Royal Botanic Garden Edinburgh (RBGE) Herbarium Specimens
Total number of Specimens held in the British Collection within the Herbarium: 51 Specimens 1
The digitisation of this species within our collections from the British Isles is now complete. This allows us to see how our collections are distributed and compare this to the species range data recorded by the Botanical Society of Britain and Ireland.
Break down by Geographical Region
|Ireland (Republic of Ireland & Northern Ireland)||0|
Prunus spinosa is found throughout the British Isles and Ireland, typically inhabiting the fringes of woodlands or old hedgerows. While native to Europe and western Asia, it has been extensively planted, making it challenging to distinguish its native and non-native range in certain regions. This is particularly true in Scotland, where it seems to have been introduced in some areas like the Isle of Skye.
For a map of the worldwide distribution of Prunus spinosa L. visit Plants of the World Online.
Uses, Past & Present in the British Isles and the Isle of Ireland
- The fruit, known as sloe, is used for flavouring alcoholic beverages (e.g. sloe gin)
- Timber (e.g. in Ireland it is the traditional wood for making shillelaghs, a type of walking sitck)
- Sewing needles
Sayings from the British Isles and the Isle of Ireland
Here are a few sayings from the British Isles and Ireland related to blackthorn and its folklore:
In rural England, it refers to a spell of cold weather that occurs in early spring or summer when blackthorn flowers are in bloom.
These sayings suggest that if there is a plentiful harvest of sloe berries (the fruit of the blackthorn), it indicates a hard winter ahead, which may lead to poverty and hardship.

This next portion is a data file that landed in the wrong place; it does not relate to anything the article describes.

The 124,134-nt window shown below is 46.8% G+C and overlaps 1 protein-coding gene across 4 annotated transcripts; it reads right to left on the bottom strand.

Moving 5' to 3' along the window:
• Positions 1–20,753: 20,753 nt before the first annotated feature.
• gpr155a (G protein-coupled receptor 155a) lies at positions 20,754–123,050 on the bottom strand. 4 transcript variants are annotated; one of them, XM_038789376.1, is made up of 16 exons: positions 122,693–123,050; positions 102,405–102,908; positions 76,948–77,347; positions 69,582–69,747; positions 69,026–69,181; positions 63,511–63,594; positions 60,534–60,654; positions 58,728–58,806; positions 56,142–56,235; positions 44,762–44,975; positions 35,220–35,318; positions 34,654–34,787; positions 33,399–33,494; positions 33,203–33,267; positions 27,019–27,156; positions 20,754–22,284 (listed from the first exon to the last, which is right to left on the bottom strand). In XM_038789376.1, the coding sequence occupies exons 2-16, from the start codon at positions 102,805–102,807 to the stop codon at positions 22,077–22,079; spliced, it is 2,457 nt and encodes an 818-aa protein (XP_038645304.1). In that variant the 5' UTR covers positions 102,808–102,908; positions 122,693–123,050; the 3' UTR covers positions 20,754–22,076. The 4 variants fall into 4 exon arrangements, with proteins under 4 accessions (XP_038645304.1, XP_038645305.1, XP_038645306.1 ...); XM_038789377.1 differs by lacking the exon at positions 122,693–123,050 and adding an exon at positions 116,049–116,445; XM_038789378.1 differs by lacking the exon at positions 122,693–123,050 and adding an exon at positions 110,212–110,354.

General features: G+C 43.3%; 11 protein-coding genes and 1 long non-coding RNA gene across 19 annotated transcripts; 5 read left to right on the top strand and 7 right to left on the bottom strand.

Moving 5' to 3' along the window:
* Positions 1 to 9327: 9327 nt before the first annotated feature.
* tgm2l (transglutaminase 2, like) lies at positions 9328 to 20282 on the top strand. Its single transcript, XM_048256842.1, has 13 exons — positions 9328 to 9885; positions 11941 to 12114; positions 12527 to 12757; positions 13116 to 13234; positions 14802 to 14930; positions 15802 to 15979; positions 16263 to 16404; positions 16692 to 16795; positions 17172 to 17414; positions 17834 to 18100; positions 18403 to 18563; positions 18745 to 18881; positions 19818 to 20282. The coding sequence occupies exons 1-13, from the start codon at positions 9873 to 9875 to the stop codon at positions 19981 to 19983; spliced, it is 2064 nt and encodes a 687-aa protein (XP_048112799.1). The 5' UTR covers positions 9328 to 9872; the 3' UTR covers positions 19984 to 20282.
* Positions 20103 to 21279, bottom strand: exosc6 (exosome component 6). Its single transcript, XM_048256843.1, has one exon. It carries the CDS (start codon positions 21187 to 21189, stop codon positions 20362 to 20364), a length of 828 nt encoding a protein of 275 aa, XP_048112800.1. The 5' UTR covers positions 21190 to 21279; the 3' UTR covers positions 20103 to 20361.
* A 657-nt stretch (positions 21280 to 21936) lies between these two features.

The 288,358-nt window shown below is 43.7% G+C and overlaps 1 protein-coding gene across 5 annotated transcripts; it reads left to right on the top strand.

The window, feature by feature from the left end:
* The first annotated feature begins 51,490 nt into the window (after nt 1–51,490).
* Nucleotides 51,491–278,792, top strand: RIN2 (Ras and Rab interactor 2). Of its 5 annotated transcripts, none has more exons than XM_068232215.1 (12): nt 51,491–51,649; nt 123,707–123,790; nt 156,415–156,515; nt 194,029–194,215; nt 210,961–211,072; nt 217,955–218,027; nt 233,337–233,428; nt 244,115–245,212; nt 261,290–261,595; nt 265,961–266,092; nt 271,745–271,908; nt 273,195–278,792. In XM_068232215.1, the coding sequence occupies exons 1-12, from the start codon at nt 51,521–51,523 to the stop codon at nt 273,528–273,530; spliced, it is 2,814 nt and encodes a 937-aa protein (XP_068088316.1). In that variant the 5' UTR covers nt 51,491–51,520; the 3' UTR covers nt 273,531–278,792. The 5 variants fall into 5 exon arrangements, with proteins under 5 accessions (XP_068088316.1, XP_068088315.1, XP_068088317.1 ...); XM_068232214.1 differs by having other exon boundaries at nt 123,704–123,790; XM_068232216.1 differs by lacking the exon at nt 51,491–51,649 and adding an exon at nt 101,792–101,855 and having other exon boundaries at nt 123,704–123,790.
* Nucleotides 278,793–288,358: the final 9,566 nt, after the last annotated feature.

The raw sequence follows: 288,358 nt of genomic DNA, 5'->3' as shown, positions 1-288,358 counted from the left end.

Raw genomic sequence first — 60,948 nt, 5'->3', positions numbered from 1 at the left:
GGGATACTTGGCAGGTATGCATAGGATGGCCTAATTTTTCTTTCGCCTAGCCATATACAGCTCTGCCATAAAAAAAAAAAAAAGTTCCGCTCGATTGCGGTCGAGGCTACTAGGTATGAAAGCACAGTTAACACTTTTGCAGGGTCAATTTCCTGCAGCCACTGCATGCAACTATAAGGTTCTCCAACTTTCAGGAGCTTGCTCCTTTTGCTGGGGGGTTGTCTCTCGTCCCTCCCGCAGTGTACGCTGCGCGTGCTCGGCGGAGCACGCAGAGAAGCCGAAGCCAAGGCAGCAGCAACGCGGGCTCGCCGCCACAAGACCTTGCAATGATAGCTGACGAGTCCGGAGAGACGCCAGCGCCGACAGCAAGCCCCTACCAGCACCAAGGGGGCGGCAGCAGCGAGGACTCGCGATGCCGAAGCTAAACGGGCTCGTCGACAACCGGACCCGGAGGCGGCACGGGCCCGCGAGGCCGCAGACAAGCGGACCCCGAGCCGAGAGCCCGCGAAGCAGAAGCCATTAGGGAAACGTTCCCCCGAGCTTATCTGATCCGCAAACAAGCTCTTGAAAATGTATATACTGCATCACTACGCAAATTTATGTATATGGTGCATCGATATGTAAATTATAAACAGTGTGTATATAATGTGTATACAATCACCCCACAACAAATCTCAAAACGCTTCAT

These sayings reflect the connection between natural phenomena, such as the flowering and fruiting of blackthorn and other trees, and the anticipation of weather conditions, particularly during the winter season.
Literary References from the British Isles and the Isle of Ireland
The inclusion of Prunus spinosa, or blackthorn, in literature and folklore signifies its cultural importance and the profound interplay between nature and storytelling in the UK and Ireland. Here are a few instances of literary references to blackthorn in these regions:
“Tá mo ghrá-sa mar bhláth na n-airne ar an draighneán donn”Seán Tóibín, Troscan na mBanta (1967)
‘My love is like the flower on the dark blackthorn’. i.e. fair of skin with dark hair.Seán Tóibín, Troscan na mBanta (1967)
“First came the Alder,Câd Goddeu, Llyfr Taliesin (The Battle of the Trees, Book of Taliesin) (14th century poem)
Which struck the first blow.
Willow and Rowan
Came late to the muster.
The spiny Blackthorn
Was hungry for bloodshed.”
“The twa appear’d like sisters twin,Robert Burns, The holy fair (1875)
In feature, form, an’ claes;
Their visage wither’d, lang an’ thin,
An’ sour as onie slaes”
“The two appeared like twin sisters,Robert Burns, The Holy Fair (1785)
In feature, form, and clothes;
Their visage withered, long and thin,
And sour as any sloes”
“But the Entwives gave their minds to the lesser trees…and they saw the sloe in the thicket, and the wild apple and the cherry blossoming in the spring, and the green herbs in the waterlands in summer, and the seeding grasses in the autumn fields.”JRR Tolkien, Lord of the Rings Two Towers Book 3, Chapter 4 (1954)
Prunus spinosa is a fascinating tree with a rich history of folklore and mythology in the British Isles and the Isle of Ireland. It is a reminder of the deep connection between humans and the natural world.
- Please note, that the Herbarium contains more specimens of Prunus spinosa from other parts of the world. These figures are not included. ↩︎